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Don’t price people out of national parks
March 23, 2018

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U.S. Interior Secretary Ryan Zinke is right about one thing. Our national parks may be the last of the true bargains.

They were never intended to be a money-making proposition and should not be converted into one.

Zinke has suggested fees charged to enter some parks should be increased substantially. New funding is needed to address the National Park Service's $11 billion maintenance backlog, he explains.

In testimony before a congressional committee, Zinke noted that an annual pass allowing admittance to all parks costs just $80 a year. Senior citizens can get lifetime passes for that much.

"I just took my kids to the theater, and, after paying the ticket to the theater and having popcorn, it's more than $80," Zinke told lawmakers. "The greatest bargain in America is the $80-a-year pass."

That certainly is true - for those who have $80 to spare. Some people don't.

Zinke's idea is that one-time admission to popular parks, such as Yellowstone and Grand Canyon, should cost as much as $70 per vehicle. Presumably, he thinks the annual and senior citizen passes should be priced higher, too.

For a single non-senior visit, the Park Service currently charges entry fees of $25 to $30 per vehicle.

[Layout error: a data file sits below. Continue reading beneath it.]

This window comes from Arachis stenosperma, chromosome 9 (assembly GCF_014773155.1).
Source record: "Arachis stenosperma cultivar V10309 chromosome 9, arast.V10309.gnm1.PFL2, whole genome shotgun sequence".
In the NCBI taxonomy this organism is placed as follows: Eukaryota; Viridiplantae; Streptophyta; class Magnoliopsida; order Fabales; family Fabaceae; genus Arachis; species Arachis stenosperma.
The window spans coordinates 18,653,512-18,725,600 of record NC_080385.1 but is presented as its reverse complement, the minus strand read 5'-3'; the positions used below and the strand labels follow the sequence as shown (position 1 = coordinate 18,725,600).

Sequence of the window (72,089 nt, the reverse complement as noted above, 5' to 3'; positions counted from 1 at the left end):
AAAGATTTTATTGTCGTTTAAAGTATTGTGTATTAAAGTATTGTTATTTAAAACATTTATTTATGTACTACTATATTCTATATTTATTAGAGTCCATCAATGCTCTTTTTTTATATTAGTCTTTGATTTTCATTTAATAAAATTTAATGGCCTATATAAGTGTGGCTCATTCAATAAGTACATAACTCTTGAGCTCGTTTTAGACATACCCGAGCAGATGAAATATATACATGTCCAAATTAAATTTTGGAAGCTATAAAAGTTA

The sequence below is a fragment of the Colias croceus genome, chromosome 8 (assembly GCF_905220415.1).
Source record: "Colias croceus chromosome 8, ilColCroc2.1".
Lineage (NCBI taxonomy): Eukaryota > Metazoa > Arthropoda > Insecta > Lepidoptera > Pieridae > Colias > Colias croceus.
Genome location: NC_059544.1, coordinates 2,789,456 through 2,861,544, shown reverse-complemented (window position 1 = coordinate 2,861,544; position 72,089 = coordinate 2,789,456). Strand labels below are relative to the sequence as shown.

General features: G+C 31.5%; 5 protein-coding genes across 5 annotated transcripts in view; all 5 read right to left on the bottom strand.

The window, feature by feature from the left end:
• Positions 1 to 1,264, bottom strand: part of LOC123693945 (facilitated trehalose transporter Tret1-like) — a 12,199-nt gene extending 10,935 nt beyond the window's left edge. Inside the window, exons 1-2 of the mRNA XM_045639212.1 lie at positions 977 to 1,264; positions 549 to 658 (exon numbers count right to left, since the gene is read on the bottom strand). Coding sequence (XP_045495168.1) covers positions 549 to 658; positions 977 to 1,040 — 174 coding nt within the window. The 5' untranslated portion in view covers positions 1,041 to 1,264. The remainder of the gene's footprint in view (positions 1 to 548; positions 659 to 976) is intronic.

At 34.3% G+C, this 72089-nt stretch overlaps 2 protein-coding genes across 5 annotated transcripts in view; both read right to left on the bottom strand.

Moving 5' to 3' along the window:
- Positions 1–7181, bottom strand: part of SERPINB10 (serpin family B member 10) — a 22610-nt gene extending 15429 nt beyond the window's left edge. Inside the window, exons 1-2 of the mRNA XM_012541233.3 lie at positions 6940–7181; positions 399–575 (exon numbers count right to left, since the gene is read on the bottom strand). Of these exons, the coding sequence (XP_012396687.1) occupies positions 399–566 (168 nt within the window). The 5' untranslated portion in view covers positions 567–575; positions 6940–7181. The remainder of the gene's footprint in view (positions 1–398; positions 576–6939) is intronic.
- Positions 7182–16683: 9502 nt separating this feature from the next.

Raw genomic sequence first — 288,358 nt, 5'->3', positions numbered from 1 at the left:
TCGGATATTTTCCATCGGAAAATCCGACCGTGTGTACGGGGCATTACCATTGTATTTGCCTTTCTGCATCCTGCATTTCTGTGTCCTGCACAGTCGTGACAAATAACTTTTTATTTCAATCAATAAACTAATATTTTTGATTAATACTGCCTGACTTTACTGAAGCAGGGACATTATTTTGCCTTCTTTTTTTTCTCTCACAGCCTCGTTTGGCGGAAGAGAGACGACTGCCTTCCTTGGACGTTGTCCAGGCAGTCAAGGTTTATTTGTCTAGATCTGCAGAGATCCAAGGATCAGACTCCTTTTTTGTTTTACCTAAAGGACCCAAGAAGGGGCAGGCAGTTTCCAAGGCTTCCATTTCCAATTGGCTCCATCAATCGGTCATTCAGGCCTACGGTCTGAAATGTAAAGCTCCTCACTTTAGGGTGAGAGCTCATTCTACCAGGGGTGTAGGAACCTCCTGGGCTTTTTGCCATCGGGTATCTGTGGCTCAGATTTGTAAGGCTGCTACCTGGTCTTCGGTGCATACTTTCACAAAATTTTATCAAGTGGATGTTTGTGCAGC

To some extent, fees are a good idea to help maintain parks. It makes sense that people who use certain public facilities should bear more of the cost of keeping them in good condition.

There needs to be a limit, however. Our parks were intended to be places of recreation, relaxation and education for all Americans. Pricing them out of reach of some should be rejected.

Perhaps Zinke needs to stop and reflect that not everyone can afford to drop $80 on an evening of entertainment at the theater.

Plus, Zinke's professed fiscal discipline is tainted by hypocrisy. Taxpayers have been paying for his exorbitant travel budget. Last summer alone, a late-night private plane trip from Las Vegas to his home state of Montana cost more than $12,000, and three helicopter trips exceeded $53,000, according to the Associated Press.

Meanwhile, the AP reported that an Interior Department advisory committee proposed reducing the royalties energy companies pay to drill for oil and gas in federal waters.

So while Zinke is wasting our tax money on his excessive travel, he's cutting fees for fabulously rich oil companies while jacking them up for national park visitors.

Not exactly a man of the people.

Zinke claims Theodore Roosevelt as his model, but we can pretty much guarantee that this hero of conservation and bane of oil companies would be outraged at the comparison.

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